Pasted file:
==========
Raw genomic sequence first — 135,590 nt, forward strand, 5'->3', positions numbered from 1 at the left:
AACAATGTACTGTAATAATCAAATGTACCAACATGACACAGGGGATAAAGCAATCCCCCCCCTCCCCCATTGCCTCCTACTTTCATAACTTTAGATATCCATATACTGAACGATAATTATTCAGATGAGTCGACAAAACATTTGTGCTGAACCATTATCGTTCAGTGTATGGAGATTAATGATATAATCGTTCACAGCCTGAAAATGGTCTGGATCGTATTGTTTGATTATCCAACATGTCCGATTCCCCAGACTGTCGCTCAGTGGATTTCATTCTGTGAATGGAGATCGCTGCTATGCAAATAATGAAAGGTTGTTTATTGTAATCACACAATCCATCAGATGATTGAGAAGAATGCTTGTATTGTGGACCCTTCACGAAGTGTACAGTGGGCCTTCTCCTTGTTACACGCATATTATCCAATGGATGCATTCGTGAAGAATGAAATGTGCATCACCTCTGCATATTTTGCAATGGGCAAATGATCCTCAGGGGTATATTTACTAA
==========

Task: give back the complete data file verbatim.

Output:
Raw genomic sequence first — 135,590 nt, forward strand, 5'->3', positions numbered from 1 at the left:
AACAATGTACTGTAATAATCAAATGTACCAACATGACACAGGGGATAAAGCAATCCCCCCCCTCCCCCATTGCCTCCTACTTTCATAACTTTAGATATCCATATACTGAACGATAATTATTCAGATGAGTCGACAAAACATTTGTGCTGAACCATTATCGTTCAGTGTATGGAGATTAATGATATAATCGTTCACAGCCTGAAAATGGTCTGGATCGTATTGTTTGATTATCCAACATGTCCGATTCCCCAGACTGTCGCTCAGTGGATTTCATTCTGTGAATGGAGATCGCTGCTATGCAAATAATGAAAGGTTGTTTATTGTAATCACACAATCCATCAGATGATTGAGAAGAATGCTTGTATTGTGGACCCTTCACGAAGTGTACAGTGGGCCTTCTCCTTGTTACACGCATATTATCCAATGGATGCATTCGTGAAGAATGAAATGTGCATCACCTCTGCATATTTTGCAATGGGCAAATGATCCTCAGGGGTATATTTACTAA